Single White Vigilante

Did you ever wonder about your life choices? The feeling that, when faced with the fork in the road, you took the path only an idiot would prefer? That feeling that the world continues to crumble in its own merry way, and all you want is that special someone to share a cup of cocoa with?

Hey, superheroes feel it too.

Single White Vigilante is my stab at a continuing webcomic, one that asks the question, “Why does Justice have to be so lonely?” It’s designed and drawn by my pally Airan Wright, who also designs my Rex Koko book covers and website. New comics will be rolling out every two weeks now, so I hope you will tune in and enjoy some.

Being at comic cons probably got the idea gestating in my head. That, and the fact that my kids are regular readers of so many hilarious online comics. So what would happen if the Punisher felt the need to speed date?  How does Batman keep up with the latest music, and how much does everyone talk behind his back? Which superhero would do best/worst on Tinder? These and other questions will be answered in the months to come, albeit indirectly.

And we have an entire Rogue’s Gallery to introduce: The Skink. Multi-Maniac. Muscleena. Virginia Creeper. And the mysterious Nadshot!

Hope to see you soon, out on patrol.


The Whirlwind, Ernest Hecht

A little while ago, I received news of the death of my publisher in Britain, Ernest Hecht. The news hit hard, even though I was always worried about his health. When I first met him, back when Souvenir Press released PC Bedtime Stories in the UK, he was overweight, in his late 60s, almost addicted to ice cream, and had that air of a man who thought he was immortal. Over time, I began to have the feeling he would outlive ME! Then, news came that he suffered a fall and never recovered from it.

Ernest was a fascinating man. Read his Times of London obit here to get a taste of his life.  (Also here, the obit from The Guardian.) He had a ferocious wit and kept conversations moving at such a pace that I felt like a clod next to him. When my wife and I visited London, he took us to his favorite restaurant, the White Castle, and pontificated and charmed in great amounts, with potato chip crumbs down the front of his shirt. It is one of my fondest memories.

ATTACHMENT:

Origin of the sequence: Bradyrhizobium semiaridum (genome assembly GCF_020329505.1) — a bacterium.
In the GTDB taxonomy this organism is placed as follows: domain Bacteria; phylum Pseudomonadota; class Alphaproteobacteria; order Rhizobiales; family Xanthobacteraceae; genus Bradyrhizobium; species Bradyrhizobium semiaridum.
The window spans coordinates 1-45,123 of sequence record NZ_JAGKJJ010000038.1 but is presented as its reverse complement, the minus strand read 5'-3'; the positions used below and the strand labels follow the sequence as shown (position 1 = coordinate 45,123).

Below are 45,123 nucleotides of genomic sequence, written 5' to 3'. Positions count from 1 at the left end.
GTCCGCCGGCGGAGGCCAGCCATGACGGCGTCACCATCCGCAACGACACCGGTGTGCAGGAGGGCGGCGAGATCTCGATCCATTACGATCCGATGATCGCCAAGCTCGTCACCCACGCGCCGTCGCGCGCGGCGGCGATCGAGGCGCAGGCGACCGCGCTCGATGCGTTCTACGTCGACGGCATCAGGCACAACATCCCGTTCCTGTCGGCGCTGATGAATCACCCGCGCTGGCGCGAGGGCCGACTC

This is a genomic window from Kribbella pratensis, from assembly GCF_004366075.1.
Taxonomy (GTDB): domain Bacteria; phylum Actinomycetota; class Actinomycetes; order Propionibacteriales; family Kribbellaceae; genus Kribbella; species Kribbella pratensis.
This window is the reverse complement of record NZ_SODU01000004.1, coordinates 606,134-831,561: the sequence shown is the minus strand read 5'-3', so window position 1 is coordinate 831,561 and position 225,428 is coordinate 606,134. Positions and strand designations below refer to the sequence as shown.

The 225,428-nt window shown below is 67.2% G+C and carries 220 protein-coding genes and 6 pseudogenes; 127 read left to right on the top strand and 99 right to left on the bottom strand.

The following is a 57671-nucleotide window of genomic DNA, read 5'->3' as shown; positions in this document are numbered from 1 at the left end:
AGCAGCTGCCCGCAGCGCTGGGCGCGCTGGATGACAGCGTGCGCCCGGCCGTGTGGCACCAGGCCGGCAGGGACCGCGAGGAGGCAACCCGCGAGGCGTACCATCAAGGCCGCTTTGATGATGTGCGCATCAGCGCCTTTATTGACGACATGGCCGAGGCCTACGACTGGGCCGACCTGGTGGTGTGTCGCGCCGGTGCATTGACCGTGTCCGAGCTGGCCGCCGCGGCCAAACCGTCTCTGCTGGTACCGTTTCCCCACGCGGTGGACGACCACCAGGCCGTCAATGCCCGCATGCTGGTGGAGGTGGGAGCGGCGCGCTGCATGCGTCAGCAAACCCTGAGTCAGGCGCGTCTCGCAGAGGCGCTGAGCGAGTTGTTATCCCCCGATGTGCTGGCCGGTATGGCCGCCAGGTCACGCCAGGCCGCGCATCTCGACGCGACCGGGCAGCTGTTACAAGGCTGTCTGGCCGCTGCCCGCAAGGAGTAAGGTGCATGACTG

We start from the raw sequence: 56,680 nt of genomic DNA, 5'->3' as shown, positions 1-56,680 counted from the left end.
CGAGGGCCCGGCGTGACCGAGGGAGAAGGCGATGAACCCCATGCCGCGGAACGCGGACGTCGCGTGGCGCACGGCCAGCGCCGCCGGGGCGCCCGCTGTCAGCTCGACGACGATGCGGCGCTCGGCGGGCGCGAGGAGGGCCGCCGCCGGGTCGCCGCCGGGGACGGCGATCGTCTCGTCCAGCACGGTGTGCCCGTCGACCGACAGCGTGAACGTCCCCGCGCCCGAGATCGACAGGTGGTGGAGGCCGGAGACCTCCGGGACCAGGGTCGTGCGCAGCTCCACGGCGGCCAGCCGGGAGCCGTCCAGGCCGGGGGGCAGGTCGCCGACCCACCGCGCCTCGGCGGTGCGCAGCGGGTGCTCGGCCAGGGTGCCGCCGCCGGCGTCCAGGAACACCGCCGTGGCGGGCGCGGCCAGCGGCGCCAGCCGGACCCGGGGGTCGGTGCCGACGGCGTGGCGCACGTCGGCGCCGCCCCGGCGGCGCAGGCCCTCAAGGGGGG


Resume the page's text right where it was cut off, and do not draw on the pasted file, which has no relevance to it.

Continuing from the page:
He was a great publisher for me, managing to keep PC Bedtime Stories in print long, long after it had gone on the remainder piles in America. He also talked me up with many publishers on the continent, which led to contracts. What’s more, he would call me regularly to say that they had had steady sales all year, a few good article placements, new press runs, etc. That’s the kind of thing that’s good to hear in the long, lonely life of putting words on paper. My American publishers? Deposed, out of the business, burned out, deranged. Ernest was a rara avis in the UK as well, last of the dying breed of independent publishers, but he reveled in that. He knew no other way to be. His motto was that the publisher’s main responsibility to the writer was to make enough money to stay in business. He declined to publish many of my books, which was wise of him I guess, but he knew how to ride one of my winners for a long time. And his faith in me was always unshaken. I have huge regrets now that I didn’t make time to visit him in recent years. Good lord, the time does fly.

From a trade journalist in the UK, quoted in The Bookseller:  “No one would say he was easy, but being difficult was for Hecht a sport. Being with him, even in the last couple of tricky years, was never dull. He was truly unique, a Technicolor figure in a now-monochrome world. Publishing will never see his like again.”

Goodbye to a devoted fan of Arsenal football, ice cream, Brazil, and doing everything his own way. Ernest, you were an inspiration.

(Photo credit of his actual catastrophe of an office, The Time of London)